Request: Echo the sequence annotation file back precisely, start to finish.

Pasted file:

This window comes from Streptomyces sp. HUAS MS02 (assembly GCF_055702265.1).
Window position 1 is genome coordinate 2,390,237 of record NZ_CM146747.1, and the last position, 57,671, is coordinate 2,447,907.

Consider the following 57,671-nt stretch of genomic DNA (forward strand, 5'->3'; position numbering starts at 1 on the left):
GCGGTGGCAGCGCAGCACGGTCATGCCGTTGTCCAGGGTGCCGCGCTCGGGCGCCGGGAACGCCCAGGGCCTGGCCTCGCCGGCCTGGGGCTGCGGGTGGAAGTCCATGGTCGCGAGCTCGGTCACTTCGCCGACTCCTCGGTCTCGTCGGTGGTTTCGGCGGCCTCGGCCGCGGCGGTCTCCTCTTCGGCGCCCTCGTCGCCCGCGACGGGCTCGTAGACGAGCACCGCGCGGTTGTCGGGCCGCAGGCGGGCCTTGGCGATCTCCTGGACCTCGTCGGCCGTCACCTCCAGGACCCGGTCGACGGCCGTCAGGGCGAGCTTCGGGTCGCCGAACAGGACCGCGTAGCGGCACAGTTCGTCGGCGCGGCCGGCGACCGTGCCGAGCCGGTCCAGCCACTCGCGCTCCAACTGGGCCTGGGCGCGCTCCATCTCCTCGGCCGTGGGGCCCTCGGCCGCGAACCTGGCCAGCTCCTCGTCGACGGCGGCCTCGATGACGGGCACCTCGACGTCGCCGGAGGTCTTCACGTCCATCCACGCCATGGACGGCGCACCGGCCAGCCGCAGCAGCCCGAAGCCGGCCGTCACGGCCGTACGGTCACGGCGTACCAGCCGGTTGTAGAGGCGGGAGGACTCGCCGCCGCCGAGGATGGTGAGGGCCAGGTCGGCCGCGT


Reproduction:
This window comes from Streptomyces sp. HUAS MS02 (assembly GCF_055702265.1).
Window position 1 is genome coordinate 2,390,237 of record NZ_CM146747.1, and the last position, 57,671, is coordinate 2,447,907.

Consider the following 57,671-nt stretch of genomic DNA (forward strand, 5'->3'; position numbering starts at 1 on the left):
GCGGTGGCAGCGCAGCACGGTCATGCCGTTGTCCAGGGTGCCGCGCTCGGGCGCCGGGAACGCCCAGGGCCTGGCCTCGCCGGCCTGGGGCTGCGGGTGGAAGTCCATGGTCGCGAGCTCGGTCACTTCGCCGACTCCTCGGTCTCGTCGGTGGTTTCGGCGGCCTCGGCCGCGGCGGTCTCCTCTTCGGCGCCCTCGTCGCCCGCGACGGGCTCGTAGACGAGCACCGCGCGGTTGTCGGGCCGCAGGCGGGCCTTGGCGATCTCCTGGACCTCGTCGGCCGTCACCTCCAGGACCCGGTCGACGGCCGTCAGGGCGAGCTTCGGGTCGCCGAACAGGACCGCGTAGCGGCACAGTTCGTCGGCGCGGCCGGCGACCGTGCCGAGCCGGTCCAGCCACTCGCGCTCCAACTGGGCCTGGGCGCGCTCCATCTCCTCGGCCGTGGGGCCCTCGGCCGCGAACCTGGCCAGCTCCTCGTCGACGGCGGCCTCGATGACGGGCACCTCGACGTCGCCGGAGGTCTTCACGTCCATCCACGCCATGGACGGCGCACCGGCCAGCCGCAGCAGCCCGAAGCCGGCCGTCACGGCCGTACGGTCACGGCGTACCAGCCGGTTGTAGAGGCGGGAGGACTCGCCGCCGCCGAGGATGGTGAGGGCCAGGTCGGCCGCGT